Ecommerce has been on quite a journey. In the early days, media brands would sell branded products to subscribers. Then came affiliate marketing, where readers are sent from publications to external shopping destinations, a process that became more refined and precise over time. The latest adaptation in this evolutionary chain is known as embedded ecommerce or content commerce, where readers simply buy products directly from the publications they read, rather than being forwarded to an external vendor – and it’s exciting for a number of reasons, according to a new report, The State of Content and Commerce.
Launched by Tipser, an ecommerce facilitation platform, and supported by FIPP, the report highlights the fact that more media brands could be taking advantage of the revenue opportunities generated by embedded ecommerce or content commerce.
What’s special about the new ecommerce?
During a FIPP webinar on 28 January, Tipser founder and CEO Axel Wolrath told the audience that embedded ecommerce allows publishers to shift away from over-reliance on a single revenue stream, all the while cementing trusted relationships with readers.
More readers than ever are flocking to digital sites, yet subscriptions and advertising aren’t keeping pace. Netflix and Spotify have hundreds of millions of paying users, yet by comparison the media brand with the most subscribers, The New York Times, boasts just 6.5 million.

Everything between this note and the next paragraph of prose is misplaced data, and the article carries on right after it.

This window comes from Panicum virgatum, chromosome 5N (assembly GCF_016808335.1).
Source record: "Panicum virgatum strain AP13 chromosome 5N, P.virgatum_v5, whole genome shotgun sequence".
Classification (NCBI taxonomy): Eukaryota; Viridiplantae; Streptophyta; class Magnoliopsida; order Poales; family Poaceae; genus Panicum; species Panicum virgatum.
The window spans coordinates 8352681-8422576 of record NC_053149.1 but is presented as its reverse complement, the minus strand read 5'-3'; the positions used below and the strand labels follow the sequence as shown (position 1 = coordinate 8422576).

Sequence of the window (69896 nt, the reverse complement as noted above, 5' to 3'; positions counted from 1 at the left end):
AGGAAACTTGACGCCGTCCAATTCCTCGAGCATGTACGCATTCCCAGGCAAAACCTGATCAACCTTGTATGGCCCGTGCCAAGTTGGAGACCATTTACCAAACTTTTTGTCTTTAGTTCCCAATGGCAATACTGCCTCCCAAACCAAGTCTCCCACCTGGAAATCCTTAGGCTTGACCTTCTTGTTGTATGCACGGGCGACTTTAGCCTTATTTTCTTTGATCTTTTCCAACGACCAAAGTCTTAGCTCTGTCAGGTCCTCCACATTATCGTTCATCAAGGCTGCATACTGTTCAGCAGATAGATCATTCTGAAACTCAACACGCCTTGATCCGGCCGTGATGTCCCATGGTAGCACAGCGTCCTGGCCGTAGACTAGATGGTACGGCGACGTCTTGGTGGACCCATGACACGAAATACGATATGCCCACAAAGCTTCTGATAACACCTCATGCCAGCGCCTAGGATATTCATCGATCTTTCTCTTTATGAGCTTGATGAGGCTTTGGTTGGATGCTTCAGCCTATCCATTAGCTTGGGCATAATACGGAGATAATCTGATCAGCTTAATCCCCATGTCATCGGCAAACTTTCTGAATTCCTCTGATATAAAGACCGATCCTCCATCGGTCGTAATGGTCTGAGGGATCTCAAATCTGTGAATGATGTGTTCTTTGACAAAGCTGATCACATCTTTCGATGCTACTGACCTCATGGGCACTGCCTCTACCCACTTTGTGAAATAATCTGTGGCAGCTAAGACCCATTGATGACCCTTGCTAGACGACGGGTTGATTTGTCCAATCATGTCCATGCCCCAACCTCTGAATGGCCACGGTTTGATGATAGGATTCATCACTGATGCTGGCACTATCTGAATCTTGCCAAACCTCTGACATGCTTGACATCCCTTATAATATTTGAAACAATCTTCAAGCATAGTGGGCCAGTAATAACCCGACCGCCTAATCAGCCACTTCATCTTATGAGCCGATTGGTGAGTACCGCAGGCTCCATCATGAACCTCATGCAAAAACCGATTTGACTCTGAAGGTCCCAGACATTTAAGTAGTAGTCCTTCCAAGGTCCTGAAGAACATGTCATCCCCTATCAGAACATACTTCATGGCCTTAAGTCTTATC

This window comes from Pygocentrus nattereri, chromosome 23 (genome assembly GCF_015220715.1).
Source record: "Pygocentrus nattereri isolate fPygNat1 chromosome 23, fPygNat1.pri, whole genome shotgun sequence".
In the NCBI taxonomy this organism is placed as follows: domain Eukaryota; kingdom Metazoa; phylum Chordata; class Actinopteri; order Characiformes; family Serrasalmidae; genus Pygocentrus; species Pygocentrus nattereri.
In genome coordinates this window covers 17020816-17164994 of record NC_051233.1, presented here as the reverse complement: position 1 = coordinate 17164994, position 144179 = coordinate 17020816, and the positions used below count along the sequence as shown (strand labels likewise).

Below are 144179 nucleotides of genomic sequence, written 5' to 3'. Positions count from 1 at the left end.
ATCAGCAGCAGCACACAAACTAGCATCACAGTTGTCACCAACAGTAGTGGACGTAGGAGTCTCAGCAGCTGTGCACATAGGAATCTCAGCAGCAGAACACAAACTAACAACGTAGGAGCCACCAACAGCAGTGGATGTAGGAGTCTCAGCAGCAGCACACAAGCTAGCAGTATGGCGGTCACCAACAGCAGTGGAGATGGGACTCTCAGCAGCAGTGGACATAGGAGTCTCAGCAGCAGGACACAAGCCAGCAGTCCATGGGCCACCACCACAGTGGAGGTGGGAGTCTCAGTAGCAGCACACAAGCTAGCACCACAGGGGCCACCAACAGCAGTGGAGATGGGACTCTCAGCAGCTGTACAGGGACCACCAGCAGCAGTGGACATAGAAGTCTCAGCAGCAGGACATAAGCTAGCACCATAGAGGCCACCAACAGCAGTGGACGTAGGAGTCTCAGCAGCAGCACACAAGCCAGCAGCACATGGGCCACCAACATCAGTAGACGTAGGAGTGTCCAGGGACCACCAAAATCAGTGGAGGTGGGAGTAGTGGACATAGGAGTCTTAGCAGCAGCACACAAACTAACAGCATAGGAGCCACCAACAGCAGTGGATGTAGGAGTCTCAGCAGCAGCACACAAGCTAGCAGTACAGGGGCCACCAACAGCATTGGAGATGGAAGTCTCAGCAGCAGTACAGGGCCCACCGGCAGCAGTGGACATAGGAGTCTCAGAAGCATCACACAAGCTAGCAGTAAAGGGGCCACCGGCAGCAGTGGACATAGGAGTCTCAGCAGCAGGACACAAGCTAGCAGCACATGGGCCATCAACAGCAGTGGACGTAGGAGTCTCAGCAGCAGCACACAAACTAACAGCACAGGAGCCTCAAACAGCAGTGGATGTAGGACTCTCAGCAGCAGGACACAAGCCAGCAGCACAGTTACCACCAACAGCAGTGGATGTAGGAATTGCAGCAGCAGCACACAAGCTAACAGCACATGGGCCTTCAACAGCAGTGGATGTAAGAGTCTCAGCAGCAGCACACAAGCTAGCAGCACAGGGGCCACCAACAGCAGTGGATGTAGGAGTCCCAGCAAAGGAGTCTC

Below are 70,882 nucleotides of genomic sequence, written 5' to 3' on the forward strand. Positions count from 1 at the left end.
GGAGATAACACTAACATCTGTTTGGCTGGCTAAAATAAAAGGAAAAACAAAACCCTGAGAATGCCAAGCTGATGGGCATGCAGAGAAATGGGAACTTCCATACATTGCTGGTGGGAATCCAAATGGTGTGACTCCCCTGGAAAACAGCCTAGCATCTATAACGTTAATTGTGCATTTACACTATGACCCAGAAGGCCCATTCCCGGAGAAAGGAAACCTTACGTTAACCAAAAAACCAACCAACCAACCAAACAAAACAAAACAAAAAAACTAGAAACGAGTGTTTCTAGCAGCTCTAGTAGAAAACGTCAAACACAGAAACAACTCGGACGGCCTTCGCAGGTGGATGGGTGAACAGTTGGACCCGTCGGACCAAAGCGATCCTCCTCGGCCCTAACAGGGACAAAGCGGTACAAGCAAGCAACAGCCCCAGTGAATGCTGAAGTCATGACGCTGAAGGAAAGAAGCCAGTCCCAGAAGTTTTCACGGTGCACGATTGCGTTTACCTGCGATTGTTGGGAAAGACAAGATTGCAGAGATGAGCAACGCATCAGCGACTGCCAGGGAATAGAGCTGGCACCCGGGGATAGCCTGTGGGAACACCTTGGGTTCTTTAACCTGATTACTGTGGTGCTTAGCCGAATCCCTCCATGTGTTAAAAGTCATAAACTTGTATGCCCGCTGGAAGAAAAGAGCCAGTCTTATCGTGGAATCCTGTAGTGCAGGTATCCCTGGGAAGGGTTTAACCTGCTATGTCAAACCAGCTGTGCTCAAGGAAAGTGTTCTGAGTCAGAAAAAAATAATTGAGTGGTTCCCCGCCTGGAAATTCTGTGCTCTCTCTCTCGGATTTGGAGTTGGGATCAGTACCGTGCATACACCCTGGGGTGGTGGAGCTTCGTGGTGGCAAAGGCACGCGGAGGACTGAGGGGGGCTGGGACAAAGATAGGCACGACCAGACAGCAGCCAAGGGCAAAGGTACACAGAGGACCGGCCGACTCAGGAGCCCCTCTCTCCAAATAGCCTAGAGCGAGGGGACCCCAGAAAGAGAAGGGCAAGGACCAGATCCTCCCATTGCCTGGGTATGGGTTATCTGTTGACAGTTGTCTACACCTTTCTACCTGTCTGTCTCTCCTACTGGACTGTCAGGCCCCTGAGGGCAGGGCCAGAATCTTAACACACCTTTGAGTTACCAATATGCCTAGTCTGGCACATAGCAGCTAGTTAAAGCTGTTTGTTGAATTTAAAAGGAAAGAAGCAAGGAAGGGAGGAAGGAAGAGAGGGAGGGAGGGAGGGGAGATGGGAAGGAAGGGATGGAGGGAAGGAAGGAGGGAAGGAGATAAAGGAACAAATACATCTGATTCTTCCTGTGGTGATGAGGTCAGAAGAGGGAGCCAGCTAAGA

To compensate for this, diversifying revenue streams via new ecommerce models is absolutely essential, said Wolrath. He projects that this way of monetising digital media is set to become an integral – and more reliable – part of both mainstream and smaller, niche publishers’ revenue streams in the future. That’s partly because content commerce smooths out the old trade-off between high-quality journalism and intrusive advertising by taking the best of both those worlds.
A chance for publishers to own offers and services themselves
A lot of publishers are thinking, “We have to start owning the interaction with our customers.” This is part of the offering of embedded ecommerce and content commerce, explained Wolrath, since a publisher then owns or licenses the products it sells to its audience rather than directing them away.
Embedded or native shopping experiences are becoming more common, and the profit potential is much higher than classic affiliate solutions. A key statistic is that whereas affiliate commission rates average between 3-7 per cent, embedded ecommerce leads to an average commission level of 20 per cent: “the upselling of relevant products is the new secret weapon in the monetisation battle.”